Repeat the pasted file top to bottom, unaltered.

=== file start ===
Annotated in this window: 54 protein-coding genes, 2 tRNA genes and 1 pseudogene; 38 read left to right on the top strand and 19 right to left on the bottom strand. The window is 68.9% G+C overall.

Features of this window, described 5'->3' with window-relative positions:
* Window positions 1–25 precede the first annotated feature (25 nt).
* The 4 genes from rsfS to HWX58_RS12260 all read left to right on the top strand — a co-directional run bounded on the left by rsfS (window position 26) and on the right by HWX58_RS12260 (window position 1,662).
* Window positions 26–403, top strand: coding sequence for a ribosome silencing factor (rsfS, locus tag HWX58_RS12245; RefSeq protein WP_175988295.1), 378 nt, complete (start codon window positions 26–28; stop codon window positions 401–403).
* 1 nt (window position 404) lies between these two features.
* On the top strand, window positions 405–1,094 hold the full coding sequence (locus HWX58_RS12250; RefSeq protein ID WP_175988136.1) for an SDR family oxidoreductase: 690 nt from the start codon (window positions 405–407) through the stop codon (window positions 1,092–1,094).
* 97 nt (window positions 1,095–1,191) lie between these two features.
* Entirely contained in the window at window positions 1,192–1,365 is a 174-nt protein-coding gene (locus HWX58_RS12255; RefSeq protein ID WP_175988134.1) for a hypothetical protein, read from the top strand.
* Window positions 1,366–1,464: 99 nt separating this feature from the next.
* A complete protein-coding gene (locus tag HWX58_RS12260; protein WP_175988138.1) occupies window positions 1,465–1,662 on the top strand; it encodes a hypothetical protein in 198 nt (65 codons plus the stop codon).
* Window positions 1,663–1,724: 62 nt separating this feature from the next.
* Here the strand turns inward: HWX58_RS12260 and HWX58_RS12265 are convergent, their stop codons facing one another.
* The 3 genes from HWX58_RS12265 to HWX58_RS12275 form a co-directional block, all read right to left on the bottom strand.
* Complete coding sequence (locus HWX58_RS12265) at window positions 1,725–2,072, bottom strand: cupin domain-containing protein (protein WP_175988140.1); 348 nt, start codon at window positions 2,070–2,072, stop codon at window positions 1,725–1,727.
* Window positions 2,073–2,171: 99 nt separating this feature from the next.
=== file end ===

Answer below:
Annotated in this window: 54 protein-coding genes, 2 tRNA genes and 1 pseudogene; 38 read left to right on the top strand and 19 right to left on the bottom strand. The window is 68.9% G+C overall.

Features of this window, described 5'->3' with window-relative positions:
* Window positions 1–25 precede the first annotated feature (25 nt).
* The 4 genes from rsfS to HWX58_RS12260 all read left to right on the top strand — a co-directional run bounded on the left by rsfS (window position 26) and on the right by HWX58_RS12260 (window position 1,662).
* Window positions 26–403, top strand: coding sequence for a ribosome silencing factor (rsfS, locus tag HWX58_RS12245; RefSeq protein WP_175988295.1), 378 nt, complete (start codon window positions 26–28; stop codon window positions 401–403).
* 1 nt (window position 404) lies between these two features.
* On the top strand, window positions 405–1,094 hold the full coding sequence (locus HWX58_RS12250; RefSeq protein ID WP_175988136.1) for an SDR family oxidoreductase: 690 nt from the start codon (window positions 405–407) through the stop codon (window positions 1,092–1,094).
* 97 nt (window positions 1,095–1,191) lie between these two features.
* Entirely contained in the window at window positions 1,192–1,365 is a 174-nt protein-coding gene (locus HWX58_RS12255; RefSeq protein ID WP_175988134.1) for a hypothetical protein, read from the top strand.
* Window positions 1,366–1,464: 99 nt separating this feature from the next.
* A complete protein-coding gene (locus tag HWX58_RS12260; protein WP_175988138.1) occupies window positions 1,465–1,662 on the top strand; it encodes a hypothetical protein in 198 nt (65 codons plus the stop codon).
* Window positions 1,663–1,724: 62 nt separating this feature from the next.
* Here the strand turns inward: HWX58_RS12260 and HWX58_RS12265 are convergent, their stop codons facing one another.
* The 3 genes from HWX58_RS12265 to HWX58_RS12275 form a co-directional block, all read right to left on the bottom strand.
* Complete coding sequence (locus HWX58_RS12265) at window positions 1,725–2,072, bottom strand: cupin domain-containing protein (protein WP_175988140.1); 348 nt, start codon at window positions 2,070–2,072, stop codon at window positions 1,725–1,727.
* Window positions 2,073–2,171: 99 nt separating this feature from the next.